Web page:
Saturday, September 11, 2010

Le Show Off: A Reflection after the fact

First, let me just admit that I am not a dance expert by any means. However, I do appreciate it immensely. Dance is a consummate art expressing in movement what I never could in words.

I've just returned from seeing Le Show Off, a showcase of 3 solo male performances/works-in-progress. An initiative by Pierre-Marc Ouellette, joined by Manuel Roque and Dany Desjardins, the short "show off" featured three lauded and noted dancers charming the audience in excerpt. My mind is simmering with thoughts and imaginations and excitements...

Manuel Roque kicked things off with a breathtaking level of introspective dancing in Raw-me. He began fluidly, almost imperceptibly at first, moving quite masterfully, almost mimicking one of those contraptions inflated with air, a personnage constantly flopping and inflating, twisting side to side, sporadic, unpredictable. Manu then stuffed a large sheet of plastic in his mouth (unlearning that whole prohibition of plastic inhaling from childhood) - at first I recoiled in horror (childhood prohibitions still strong, perhaps?) but then as he moved forward, it was a choreography of the emerging, the plastic blossomed out. Roque's most chilling sequence began motionless and tremors moved from his legs up his body. Skillfully controlled, this male dancer captured my imagination. It was a divine shaking. When his limbs came into play however, the parellels with disability, parkinson's and other such physically uncontrolled states struck with greater gravity. Heart-stopping almost. As the lights went down, Manu was windmilling his arms, his limbs a blurred circle in the light.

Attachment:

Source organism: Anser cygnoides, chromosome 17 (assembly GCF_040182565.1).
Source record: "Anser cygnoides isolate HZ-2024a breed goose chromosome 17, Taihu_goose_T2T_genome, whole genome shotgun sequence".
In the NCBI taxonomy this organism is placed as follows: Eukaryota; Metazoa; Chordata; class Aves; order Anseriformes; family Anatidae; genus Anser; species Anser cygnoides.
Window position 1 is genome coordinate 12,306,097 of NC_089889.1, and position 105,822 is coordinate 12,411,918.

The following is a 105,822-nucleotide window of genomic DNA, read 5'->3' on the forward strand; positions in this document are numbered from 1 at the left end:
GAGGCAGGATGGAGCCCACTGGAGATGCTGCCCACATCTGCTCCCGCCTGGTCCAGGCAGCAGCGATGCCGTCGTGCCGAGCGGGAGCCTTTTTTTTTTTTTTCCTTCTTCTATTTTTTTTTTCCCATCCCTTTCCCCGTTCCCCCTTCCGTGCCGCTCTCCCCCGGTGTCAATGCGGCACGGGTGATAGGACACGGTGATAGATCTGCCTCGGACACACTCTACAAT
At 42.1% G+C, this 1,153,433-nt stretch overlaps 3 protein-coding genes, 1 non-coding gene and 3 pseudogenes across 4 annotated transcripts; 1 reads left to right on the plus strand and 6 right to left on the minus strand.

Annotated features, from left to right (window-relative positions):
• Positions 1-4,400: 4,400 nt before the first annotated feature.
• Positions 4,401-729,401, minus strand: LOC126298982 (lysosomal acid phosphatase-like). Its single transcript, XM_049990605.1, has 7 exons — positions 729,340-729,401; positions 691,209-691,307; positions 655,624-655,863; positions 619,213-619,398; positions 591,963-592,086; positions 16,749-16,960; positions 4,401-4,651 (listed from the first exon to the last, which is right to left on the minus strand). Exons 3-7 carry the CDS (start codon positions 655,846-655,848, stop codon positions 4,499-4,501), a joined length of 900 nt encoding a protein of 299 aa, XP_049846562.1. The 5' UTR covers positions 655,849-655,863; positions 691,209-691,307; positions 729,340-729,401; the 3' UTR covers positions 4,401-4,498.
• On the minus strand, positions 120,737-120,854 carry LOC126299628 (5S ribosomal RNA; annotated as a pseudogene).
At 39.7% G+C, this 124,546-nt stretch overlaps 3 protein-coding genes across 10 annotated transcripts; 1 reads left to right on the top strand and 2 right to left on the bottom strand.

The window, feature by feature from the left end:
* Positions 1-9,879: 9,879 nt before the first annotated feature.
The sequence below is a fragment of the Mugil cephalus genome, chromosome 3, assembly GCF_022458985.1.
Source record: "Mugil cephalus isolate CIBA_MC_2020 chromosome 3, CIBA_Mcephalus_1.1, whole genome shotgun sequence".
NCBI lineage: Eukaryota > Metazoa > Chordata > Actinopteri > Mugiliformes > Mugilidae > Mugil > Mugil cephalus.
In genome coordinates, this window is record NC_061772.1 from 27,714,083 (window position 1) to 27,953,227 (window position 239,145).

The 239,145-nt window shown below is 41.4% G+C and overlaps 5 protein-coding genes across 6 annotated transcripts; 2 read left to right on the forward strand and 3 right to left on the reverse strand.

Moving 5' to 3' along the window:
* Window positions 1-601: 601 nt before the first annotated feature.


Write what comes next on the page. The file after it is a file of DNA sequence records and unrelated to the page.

The moment he puffed out his chest, Dany Desjardins brandished his humour and captivated the audience in On Air. Centered around a radio, waves and frequencies, this solo revealed its sharp maturity and development. A series of yogic movements - a pendulum of a downward dog repeating around the radio - were executed with finesse, obsession, an exploration of movement. Dany next entered smoking, walking with confidence, gesturing with humour, possessing an almost slapstick, comic punch, his actions were sharp (he used his hand as an ashtray, his mouth to put out his cigarette). Desjardins played with the radio warbles and high pitched adjustments, humping his radio with comic sonic responses. When the music finally kicked in, Dany displayed a virtuosity of full-body musicality. All in all, a fine exploration in movement. I could watch Dany all night (as I could Manu as well).

Pierre-Marc Ouellette concluded the night with a much more story-based exploration in Le Show Off. The movement was much more loose, much more ambiguous, to the point where it was almost clumsy. The overly theatrical music and inarticulated motivation of the piece garnered some giggles from the audience, although I feel the piece was trying to be more grave. I appreciated Ouellette's integration of spoken text into his piece, it added a nice dimension. It is undeniably that Pierre-Marc is effortlessly charming, bringing his glance to the audience immediately warmed up the crowd. At times, his long wispy bangs seemed to get in the way, or, as I would like to believe was an intentional part of the movement. Hair masked his eyes an added an interesting dimension to the solo introspection of the piece. More haireography! Conducting to a semi-circle of chairs, Ouellette flowed most when the music picked up again and his arms and body surrendered to a series of conductorly swoops.

All in all, a tantilizing evening of works-in-progress. Snippets to charm and to whet the appetite...

Dany Desjardins officially premieres the full work of On Air (developed in Berlin) September 12 at 4:30 at Maison de la culture Maisonneuve (4200, rue Ontario Est), September 14, 16 at 8:00pm at Maison de la Culture Cote-des-Neiges (5290, chemin de la Côte-des-Neiges) and September 22 at 8:00pm at Maison de la Culture Notre-Dame-de-Grace (3755, rue Botrel).

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